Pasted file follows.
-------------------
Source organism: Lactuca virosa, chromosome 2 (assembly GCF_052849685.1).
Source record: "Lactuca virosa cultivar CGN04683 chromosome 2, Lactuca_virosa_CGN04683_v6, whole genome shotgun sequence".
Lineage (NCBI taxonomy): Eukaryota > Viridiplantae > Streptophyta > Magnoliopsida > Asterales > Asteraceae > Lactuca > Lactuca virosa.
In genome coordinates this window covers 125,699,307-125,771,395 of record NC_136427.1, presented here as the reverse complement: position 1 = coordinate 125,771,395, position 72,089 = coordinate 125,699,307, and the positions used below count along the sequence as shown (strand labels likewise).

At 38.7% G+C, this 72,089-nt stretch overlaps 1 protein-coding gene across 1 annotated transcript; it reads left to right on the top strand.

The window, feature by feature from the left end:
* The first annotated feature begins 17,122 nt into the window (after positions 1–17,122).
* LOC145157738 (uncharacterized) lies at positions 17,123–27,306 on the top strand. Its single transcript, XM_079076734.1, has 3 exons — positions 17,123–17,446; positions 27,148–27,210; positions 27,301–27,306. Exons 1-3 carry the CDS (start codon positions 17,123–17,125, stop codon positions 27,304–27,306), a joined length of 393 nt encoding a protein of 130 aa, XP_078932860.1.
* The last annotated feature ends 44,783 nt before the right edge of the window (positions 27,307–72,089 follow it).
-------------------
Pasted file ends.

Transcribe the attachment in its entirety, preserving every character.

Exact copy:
Source organism: Lactuca virosa, chromosome 2 (assembly GCF_052849685.1).
Source record: "Lactuca virosa cultivar CGN04683 chromosome 2, Lactuca_virosa_CGN04683_v6, whole genome shotgun sequence".
Lineage (NCBI taxonomy): Eukaryota > Viridiplantae > Streptophyta > Magnoliopsida > Asterales > Asteraceae > Lactuca > Lactuca virosa.
In genome coordinates this window covers 125,699,307-125,771,395 of record NC_136427.1, presented here as the reverse complement: position 1 = coordinate 125,771,395, position 72,089 = coordinate 125,699,307, and the positions used below count along the sequence as shown (strand labels likewise).

At 38.7% G+C, this 72,089-nt stretch overlaps 1 protein-coding gene across 1 annotated transcript; it reads left to right on the top strand.

The window, feature by feature from the left end:
* The first annotated feature begins 17,122 nt into the window (after positions 1–17,122).
* LOC145157738 (uncharacterized) lies at positions 17,123–27,306 on the top strand. Its single transcript, XM_079076734.1, has 3 exons — positions 17,123–17,446; positions 27,148–27,210; positions 27,301–27,306. Exons 1-3 carry the CDS (start codon positions 17,123–17,125, stop codon positions 27,304–27,306), a joined length of 393 nt encoding a protein of 130 aa, XP_078932860.1.
* The last annotated feature ends 44,783 nt before the right edge of the window (positions 27,307–72,089 follow it).